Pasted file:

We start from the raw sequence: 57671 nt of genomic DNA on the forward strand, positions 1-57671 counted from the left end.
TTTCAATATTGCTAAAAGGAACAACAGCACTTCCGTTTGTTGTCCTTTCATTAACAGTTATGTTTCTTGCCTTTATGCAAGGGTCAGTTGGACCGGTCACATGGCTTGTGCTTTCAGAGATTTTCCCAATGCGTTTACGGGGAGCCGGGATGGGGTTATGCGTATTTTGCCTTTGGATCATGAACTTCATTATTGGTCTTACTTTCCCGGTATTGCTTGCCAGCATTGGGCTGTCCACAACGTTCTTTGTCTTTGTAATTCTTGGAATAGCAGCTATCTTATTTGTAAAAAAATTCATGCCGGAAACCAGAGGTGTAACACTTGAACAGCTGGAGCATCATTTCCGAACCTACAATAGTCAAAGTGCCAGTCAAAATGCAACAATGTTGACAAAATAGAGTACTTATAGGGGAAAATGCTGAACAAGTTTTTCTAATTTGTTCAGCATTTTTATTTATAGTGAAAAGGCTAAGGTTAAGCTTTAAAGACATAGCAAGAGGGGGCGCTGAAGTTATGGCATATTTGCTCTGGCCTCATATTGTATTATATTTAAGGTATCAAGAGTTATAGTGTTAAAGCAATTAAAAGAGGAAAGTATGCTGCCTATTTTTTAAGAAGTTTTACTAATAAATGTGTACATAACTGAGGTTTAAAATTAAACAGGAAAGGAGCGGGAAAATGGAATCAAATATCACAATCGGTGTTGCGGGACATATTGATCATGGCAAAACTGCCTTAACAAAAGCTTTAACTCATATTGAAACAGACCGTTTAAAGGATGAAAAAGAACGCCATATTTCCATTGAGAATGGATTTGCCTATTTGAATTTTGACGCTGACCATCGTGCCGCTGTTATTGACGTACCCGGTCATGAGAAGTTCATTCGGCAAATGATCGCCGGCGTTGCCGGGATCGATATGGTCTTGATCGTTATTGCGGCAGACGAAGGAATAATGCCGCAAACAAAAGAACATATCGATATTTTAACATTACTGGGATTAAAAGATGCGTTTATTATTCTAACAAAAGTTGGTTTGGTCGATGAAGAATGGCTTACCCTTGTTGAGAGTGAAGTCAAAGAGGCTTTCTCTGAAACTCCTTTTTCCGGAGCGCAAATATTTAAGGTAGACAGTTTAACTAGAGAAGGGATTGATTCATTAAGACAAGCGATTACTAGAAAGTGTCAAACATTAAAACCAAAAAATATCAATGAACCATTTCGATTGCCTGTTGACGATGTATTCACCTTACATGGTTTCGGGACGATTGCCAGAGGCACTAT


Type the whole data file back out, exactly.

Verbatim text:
We start from the raw sequence: 57671 nt of genomic DNA on the forward strand, positions 1-57671 counted from the left end.
TTTCAATATTGCTAAAAGGAACAACAGCACTTCCGTTTGTTGTCCTTTCATTAACAGTTATGTTTCTTGCCTTTATGCAAGGGTCAGTTGGACCGGTCACATGGCTTGTGCTTTCAGAGATTTTCCCAATGCGTTTACGGGGAGCCGGGATGGGGTTATGCGTATTTTGCCTTTGGATCATGAACTTCATTATTGGTCTTACTTTCCCGGTATTGCTTGCCAGCATTGGGCTGTCCACAACGTTCTTTGTCTTTGTAATTCTTGGAATAGCAGCTATCTTATTTGTAAAAAAATTCATGCCGGAAACCAGAGGTGTAACACTTGAACAGCTGGAGCATCATTTCCGAACCTACAATAGTCAAAGTGCCAGTCAAAATGCAACAATGTTGACAAAATAGAGTACTTATAGGGGAAAATGCTGAACAAGTTTTTCTAATTTGTTCAGCATTTTTATTTATAGTGAAAAGGCTAAGGTTAAGCTTTAAAGACATAGCAAGAGGGGGCGCTGAAGTTATGGCATATTTGCTCTGGCCTCATATTGTATTATATTTAAGGTATCAAGAGTTATAGTGTTAAAGCAATTAAAAGAGGAAAGTATGCTGCCTATTTTTTAAGAAGTTTTACTAATAAATGTGTACATAACTGAGGTTTAAAATTAAACAGGAAAGGAGCGGGAAAATGGAATCAAATATCACAATCGGTGTTGCGGGACATATTGATCATGGCAAAACTGCCTTAACAAAAGCTTTAACTCATATTGAAACAGACCGTTTAAAGGATGAAAAAGAACGCCATATTTCCATTGAGAATGGATTTGCCTATTTGAATTTTGACGCTGACCATCGTGCCGCTGTTATTGACGTACCCGGTCATGAGAAGTTCATTCGGCAAATGATCGCCGGCGTTGCCGGGATCGATATGGTCTTGATCGTTATTGCGGCAGACGAAGGAATAATGCCGCAAACAAAAGAACATATCGATATTTTAACATTACTGGGATTAAAAGATGCGTTTATTATTCTAACAAAAGTTGGTTTGGTCGATGAAGAATGGCTTACCCTTGTTGAGAGTGAAGTCAAAGAGGCTTTCTCTGAAACTCCTTTTTCCGGAGCGCAAATATTTAAGGTAGACAGTTTAACTAGAGAAGGGATTGATTCATTAAGACAAGCGATTACTAGAAAGTGTCAAACATTAAAACCAAAAAATATCAATGAACCATTTCGATTGCCTGTTGACGATGTATTCACCTTACATGGTTTCGGGACGATTGCCAGAGGCACTAT